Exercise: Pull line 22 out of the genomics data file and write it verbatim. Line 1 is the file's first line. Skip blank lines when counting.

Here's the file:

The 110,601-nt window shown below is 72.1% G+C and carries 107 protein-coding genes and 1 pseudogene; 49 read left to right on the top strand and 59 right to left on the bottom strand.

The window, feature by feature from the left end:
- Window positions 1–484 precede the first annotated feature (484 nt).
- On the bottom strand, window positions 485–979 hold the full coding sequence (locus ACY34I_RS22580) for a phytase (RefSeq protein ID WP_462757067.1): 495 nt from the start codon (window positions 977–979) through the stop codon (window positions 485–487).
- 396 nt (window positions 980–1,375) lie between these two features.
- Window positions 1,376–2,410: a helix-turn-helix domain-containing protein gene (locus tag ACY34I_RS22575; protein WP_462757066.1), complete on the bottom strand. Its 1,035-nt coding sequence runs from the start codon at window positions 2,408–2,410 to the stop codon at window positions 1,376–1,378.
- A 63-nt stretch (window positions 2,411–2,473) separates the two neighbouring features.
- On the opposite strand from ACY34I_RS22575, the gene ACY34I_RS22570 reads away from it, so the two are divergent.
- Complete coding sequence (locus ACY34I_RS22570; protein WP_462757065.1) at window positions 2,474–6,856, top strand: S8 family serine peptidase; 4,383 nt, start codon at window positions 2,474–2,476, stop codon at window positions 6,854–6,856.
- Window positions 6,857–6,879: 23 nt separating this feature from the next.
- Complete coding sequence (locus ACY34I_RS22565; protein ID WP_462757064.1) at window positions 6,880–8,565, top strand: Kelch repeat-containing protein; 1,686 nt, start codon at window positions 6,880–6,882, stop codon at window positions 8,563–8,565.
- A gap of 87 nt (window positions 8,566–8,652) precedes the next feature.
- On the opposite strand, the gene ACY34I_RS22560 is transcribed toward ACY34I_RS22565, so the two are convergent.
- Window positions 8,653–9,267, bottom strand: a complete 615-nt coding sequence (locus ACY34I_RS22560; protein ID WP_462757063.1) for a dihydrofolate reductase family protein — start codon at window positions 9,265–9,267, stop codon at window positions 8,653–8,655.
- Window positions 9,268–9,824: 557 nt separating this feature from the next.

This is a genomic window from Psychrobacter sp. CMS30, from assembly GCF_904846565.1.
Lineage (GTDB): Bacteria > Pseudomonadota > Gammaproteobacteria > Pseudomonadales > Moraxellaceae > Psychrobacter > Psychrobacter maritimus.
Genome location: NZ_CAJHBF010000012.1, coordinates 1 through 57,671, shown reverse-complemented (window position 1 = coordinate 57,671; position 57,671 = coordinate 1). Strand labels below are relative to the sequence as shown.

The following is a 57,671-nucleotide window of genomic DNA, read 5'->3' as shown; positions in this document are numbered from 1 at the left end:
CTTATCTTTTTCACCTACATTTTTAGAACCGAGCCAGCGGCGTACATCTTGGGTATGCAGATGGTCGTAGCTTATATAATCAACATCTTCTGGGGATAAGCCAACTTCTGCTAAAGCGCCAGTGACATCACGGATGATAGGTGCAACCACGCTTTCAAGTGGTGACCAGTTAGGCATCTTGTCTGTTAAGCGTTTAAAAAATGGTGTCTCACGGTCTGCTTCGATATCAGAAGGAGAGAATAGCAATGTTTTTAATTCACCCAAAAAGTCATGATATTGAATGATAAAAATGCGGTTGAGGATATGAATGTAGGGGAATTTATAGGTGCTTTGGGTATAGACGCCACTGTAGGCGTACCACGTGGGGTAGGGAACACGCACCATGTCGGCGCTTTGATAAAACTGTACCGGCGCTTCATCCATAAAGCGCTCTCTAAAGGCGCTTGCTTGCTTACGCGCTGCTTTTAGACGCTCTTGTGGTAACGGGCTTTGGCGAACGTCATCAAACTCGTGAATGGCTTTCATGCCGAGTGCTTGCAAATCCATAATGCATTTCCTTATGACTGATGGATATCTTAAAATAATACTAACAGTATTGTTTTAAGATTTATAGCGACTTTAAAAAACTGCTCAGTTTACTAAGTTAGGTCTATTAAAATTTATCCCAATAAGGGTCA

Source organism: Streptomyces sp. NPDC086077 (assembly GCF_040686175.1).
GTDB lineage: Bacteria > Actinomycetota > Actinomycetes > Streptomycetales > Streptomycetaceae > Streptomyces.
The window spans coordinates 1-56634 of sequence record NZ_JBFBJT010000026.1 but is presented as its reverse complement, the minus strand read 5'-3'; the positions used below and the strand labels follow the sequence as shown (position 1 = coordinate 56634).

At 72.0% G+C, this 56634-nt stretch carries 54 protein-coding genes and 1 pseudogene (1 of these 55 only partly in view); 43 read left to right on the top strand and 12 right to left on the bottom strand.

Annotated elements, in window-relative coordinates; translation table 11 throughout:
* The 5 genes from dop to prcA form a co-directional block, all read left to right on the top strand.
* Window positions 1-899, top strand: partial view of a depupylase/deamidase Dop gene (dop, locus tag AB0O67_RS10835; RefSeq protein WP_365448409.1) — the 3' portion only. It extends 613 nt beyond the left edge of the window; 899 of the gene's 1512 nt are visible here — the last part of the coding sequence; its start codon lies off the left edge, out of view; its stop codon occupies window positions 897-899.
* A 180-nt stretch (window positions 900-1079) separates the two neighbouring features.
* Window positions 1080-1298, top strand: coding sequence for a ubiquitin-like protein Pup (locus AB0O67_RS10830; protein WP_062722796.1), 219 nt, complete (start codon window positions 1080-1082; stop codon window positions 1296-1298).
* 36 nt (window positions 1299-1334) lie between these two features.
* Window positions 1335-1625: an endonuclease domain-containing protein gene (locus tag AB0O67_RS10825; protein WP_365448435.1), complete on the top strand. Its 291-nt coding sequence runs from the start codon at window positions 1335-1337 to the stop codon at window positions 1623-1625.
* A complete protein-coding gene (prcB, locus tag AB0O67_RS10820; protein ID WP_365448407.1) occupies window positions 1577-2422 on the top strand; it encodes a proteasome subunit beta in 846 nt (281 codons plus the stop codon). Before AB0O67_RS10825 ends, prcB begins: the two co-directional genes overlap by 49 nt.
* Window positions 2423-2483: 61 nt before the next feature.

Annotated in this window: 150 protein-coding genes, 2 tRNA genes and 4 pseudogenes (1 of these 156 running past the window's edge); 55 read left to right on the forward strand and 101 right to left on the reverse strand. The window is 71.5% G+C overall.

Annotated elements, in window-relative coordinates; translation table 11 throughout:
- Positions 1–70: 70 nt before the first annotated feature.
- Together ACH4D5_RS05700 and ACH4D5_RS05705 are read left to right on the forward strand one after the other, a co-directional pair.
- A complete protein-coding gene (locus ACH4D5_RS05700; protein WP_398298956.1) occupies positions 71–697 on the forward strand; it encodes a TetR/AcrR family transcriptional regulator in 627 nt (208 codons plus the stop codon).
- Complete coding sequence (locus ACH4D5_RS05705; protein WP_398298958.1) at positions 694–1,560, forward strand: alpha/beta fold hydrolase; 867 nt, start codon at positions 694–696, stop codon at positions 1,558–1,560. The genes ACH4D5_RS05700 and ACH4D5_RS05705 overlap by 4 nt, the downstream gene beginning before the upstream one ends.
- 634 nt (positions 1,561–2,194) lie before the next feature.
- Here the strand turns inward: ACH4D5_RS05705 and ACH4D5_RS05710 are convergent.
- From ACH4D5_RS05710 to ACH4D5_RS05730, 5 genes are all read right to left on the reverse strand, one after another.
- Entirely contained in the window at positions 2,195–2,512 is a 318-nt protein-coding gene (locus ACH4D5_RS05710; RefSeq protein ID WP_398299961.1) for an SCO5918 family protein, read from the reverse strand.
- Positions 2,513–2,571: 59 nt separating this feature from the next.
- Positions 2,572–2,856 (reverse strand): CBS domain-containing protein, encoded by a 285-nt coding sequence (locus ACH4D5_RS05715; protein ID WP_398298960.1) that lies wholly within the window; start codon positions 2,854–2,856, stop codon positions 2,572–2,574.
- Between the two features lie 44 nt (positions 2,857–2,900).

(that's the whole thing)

GTDB lineage: Bacteria > Actinomycetota > Actinomycetes > Streptomycetales > Streptomycetaceae > Streptomyces.